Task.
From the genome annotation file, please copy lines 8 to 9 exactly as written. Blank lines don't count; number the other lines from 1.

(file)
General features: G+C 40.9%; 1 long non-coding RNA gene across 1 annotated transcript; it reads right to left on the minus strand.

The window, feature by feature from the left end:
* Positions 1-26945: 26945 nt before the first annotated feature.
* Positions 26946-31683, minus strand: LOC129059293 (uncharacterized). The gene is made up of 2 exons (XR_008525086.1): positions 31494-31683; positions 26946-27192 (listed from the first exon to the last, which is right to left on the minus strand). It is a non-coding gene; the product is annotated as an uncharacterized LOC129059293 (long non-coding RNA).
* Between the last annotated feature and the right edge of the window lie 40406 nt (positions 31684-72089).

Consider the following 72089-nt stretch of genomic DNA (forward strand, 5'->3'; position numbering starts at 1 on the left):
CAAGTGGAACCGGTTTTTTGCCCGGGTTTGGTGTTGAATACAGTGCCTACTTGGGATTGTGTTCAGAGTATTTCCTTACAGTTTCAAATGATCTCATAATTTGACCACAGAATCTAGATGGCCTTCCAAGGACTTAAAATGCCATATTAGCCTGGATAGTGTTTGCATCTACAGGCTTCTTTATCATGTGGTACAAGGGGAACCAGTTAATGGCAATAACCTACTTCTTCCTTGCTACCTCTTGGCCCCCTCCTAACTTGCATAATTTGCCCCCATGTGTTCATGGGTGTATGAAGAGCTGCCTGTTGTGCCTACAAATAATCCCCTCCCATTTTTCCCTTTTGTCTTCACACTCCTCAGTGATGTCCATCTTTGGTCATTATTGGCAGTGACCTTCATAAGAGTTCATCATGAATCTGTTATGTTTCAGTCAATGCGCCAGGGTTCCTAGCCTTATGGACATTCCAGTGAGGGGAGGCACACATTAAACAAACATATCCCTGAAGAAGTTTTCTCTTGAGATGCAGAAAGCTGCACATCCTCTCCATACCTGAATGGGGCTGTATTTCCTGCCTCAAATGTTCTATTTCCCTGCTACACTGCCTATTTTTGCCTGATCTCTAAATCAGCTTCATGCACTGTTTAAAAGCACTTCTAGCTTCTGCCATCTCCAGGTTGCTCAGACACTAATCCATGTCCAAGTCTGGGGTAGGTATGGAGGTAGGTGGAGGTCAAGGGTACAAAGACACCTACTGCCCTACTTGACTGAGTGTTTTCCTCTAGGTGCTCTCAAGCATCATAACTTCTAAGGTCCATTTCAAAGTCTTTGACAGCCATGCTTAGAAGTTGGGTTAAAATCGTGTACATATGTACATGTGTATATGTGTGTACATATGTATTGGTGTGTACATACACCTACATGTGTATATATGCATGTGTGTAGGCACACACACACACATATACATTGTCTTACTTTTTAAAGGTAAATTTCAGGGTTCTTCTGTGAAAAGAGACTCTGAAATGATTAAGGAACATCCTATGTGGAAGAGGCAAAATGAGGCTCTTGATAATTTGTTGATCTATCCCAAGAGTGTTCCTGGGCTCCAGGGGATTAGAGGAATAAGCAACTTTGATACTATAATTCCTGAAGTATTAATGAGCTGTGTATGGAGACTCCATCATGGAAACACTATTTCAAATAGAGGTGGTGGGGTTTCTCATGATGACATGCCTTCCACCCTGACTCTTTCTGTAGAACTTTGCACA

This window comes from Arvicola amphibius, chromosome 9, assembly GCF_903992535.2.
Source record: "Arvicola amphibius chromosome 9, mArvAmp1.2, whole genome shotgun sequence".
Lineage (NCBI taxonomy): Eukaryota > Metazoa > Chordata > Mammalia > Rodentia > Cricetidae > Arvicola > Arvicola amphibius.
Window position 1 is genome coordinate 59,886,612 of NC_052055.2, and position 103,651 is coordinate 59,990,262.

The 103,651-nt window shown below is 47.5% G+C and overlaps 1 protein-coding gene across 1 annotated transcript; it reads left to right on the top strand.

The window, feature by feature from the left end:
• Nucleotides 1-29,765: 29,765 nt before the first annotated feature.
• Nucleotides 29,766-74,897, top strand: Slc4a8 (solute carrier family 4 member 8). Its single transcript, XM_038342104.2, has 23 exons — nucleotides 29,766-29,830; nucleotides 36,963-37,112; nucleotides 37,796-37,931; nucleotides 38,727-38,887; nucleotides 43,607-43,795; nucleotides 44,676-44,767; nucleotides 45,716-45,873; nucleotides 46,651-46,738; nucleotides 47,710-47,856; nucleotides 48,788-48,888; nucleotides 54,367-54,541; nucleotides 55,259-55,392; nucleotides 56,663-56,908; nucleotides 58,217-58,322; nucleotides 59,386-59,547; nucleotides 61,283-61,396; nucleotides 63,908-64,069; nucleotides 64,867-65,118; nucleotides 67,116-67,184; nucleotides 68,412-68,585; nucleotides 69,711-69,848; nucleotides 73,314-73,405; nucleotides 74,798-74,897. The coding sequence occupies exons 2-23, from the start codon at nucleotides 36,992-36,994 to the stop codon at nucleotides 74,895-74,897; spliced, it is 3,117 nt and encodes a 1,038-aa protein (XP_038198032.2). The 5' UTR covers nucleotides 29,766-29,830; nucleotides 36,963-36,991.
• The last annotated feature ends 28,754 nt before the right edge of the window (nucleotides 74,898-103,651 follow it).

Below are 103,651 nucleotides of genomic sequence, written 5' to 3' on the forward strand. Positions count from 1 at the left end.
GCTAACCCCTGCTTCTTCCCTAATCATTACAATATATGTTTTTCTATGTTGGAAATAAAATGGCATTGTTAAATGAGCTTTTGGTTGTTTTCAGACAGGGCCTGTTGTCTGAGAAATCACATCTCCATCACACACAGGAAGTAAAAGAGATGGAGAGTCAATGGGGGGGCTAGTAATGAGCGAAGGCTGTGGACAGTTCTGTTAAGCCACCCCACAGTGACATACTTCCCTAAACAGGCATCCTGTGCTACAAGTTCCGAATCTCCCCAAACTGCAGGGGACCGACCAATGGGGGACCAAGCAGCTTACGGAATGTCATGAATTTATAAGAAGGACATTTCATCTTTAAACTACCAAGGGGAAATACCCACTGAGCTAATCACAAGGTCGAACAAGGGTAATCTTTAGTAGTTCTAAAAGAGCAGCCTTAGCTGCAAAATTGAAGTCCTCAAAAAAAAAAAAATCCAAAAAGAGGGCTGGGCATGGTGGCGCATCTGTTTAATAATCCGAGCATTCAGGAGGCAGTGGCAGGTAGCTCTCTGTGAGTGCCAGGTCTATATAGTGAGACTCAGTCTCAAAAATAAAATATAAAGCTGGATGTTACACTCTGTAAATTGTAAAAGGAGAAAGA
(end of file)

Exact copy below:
This window comes from Arvicola amphibius, chromosome 9, assembly GCF_903992535.2.
Source record: "Arvicola amphibius chromosome 9, mArvAmp1.2, whole genome shotgun sequence".